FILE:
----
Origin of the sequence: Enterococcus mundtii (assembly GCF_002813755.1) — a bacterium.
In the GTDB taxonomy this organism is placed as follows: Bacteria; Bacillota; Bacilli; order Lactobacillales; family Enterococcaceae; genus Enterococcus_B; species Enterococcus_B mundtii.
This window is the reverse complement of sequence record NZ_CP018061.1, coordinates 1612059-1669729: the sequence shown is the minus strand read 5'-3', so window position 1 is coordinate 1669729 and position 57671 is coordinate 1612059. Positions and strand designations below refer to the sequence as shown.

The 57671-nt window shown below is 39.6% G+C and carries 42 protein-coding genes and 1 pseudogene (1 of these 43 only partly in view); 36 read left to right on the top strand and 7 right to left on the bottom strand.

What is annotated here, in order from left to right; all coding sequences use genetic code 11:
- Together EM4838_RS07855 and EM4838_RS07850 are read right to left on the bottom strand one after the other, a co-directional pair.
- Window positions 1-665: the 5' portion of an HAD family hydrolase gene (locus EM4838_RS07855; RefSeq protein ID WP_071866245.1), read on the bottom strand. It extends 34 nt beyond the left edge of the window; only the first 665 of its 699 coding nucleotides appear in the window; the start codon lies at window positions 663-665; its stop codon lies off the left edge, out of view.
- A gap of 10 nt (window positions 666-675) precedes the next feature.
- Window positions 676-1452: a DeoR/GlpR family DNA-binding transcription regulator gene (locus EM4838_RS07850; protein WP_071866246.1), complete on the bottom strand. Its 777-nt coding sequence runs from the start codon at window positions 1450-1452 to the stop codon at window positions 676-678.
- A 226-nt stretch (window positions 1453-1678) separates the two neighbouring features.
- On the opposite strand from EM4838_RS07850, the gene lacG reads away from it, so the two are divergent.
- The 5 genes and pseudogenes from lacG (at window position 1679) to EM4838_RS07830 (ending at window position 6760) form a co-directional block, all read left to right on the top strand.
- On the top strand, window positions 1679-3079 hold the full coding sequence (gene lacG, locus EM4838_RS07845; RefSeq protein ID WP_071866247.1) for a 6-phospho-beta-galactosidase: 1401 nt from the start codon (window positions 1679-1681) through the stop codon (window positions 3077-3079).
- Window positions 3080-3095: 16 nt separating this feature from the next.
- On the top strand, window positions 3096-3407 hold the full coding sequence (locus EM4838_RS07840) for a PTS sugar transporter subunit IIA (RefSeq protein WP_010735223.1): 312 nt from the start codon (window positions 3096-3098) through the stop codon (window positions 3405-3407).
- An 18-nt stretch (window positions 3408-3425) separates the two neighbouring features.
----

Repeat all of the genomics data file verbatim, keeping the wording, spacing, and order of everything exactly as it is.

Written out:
Origin of the sequence: Enterococcus mundtii (assembly GCF_002813755.1) — a bacterium.
In the GTDB taxonomy this organism is placed as follows: Bacteria; Bacillota; Bacilli; order Lactobacillales; family Enterococcaceae; genus Enterococcus_B; species Enterococcus_B mundtii.
This window is the reverse complement of sequence record NZ_CP018061.1, coordinates 1612059-1669729: the sequence shown is the minus strand read 5'-3', so window position 1 is coordinate 1669729 and position 57671 is coordinate 1612059. Positions and strand designations below refer to the sequence as shown.

The 57671-nt window shown below is 39.6% G+C and carries 42 protein-coding genes and 1 pseudogene (1 of these 43 only partly in view); 36 read left to right on the top strand and 7 right to left on the bottom strand.

What is annotated here, in order from left to right; all coding sequences use genetic code 11:
- Together EM4838_RS07855 and EM4838_RS07850 are read right to left on the bottom strand one after the other, a co-directional pair.
- Window positions 1-665: the 5' portion of an HAD family hydrolase gene (locus EM4838_RS07855; RefSeq protein ID WP_071866245.1), read on the bottom strand. It extends 34 nt beyond the left edge of the window; only the first 665 of its 699 coding nucleotides appear in the window; the start codon lies at window positions 663-665; its stop codon lies off the left edge, out of view.
- A gap of 10 nt (window positions 666-675) precedes the next feature.
- Window positions 676-1452: a DeoR/GlpR family DNA-binding transcription regulator gene (locus EM4838_RS07850; protein WP_071866246.1), complete on the bottom strand. Its 777-nt coding sequence runs from the start codon at window positions 1450-1452 to the stop codon at window positions 676-678.
- A 226-nt stretch (window positions 1453-1678) separates the two neighbouring features.
- On the opposite strand from EM4838_RS07850, the gene lacG reads away from it, so the two are divergent.
- The 5 genes and pseudogenes from lacG (at window position 1679) to EM4838_RS07830 (ending at window position 6760) form a co-directional block, all read left to right on the top strand.
- On the top strand, window positions 1679-3079 hold the full coding sequence (gene lacG, locus EM4838_RS07845; RefSeq protein ID WP_071866247.1) for a 6-phospho-beta-galactosidase: 1401 nt from the start codon (window positions 1679-1681) through the stop codon (window positions 3077-3079).
- Window positions 3080-3095: 16 nt separating this feature from the next.
- On the top strand, window positions 3096-3407 hold the full coding sequence (locus EM4838_RS07840) for a PTS sugar transporter subunit IIA (RefSeq protein WP_010735223.1): 312 nt from the start codon (window positions 3096-3098) through the stop codon (window positions 3405-3407).
- An 18-nt stretch (window positions 3408-3425) separates the two neighbouring features.